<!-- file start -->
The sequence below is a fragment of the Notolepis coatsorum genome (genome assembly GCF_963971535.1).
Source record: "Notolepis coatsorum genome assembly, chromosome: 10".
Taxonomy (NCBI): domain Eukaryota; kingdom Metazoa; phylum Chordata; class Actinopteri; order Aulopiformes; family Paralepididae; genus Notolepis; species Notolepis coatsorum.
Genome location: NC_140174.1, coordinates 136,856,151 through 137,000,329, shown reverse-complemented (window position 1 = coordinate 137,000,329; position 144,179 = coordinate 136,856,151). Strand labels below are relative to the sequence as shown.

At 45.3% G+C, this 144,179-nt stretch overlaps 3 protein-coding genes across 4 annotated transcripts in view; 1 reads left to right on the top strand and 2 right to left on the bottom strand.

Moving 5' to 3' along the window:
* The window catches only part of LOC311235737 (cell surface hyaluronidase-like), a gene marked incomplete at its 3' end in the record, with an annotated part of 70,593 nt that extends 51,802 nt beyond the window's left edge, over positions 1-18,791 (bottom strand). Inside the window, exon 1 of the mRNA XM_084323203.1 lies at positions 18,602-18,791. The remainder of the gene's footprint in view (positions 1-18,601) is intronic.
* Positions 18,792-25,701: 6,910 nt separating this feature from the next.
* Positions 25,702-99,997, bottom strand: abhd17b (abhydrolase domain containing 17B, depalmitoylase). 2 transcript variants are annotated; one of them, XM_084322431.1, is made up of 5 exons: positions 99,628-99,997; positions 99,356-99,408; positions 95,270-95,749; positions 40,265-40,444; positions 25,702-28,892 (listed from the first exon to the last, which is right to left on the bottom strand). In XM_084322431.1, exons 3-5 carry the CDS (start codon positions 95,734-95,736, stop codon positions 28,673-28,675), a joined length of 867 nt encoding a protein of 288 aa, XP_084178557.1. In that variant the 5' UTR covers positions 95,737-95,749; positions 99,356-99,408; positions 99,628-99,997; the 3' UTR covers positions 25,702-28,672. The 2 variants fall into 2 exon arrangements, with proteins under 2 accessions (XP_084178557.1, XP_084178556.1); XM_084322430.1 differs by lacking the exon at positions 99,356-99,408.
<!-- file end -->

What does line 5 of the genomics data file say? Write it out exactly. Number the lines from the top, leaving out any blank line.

At 45.3% G+C, this 144,179-nt stretch overlaps 3 protein-coding genes across 4 annotated transcripts in view; 1 reads left to right on the top strand and 2 right to left on the bottom strand.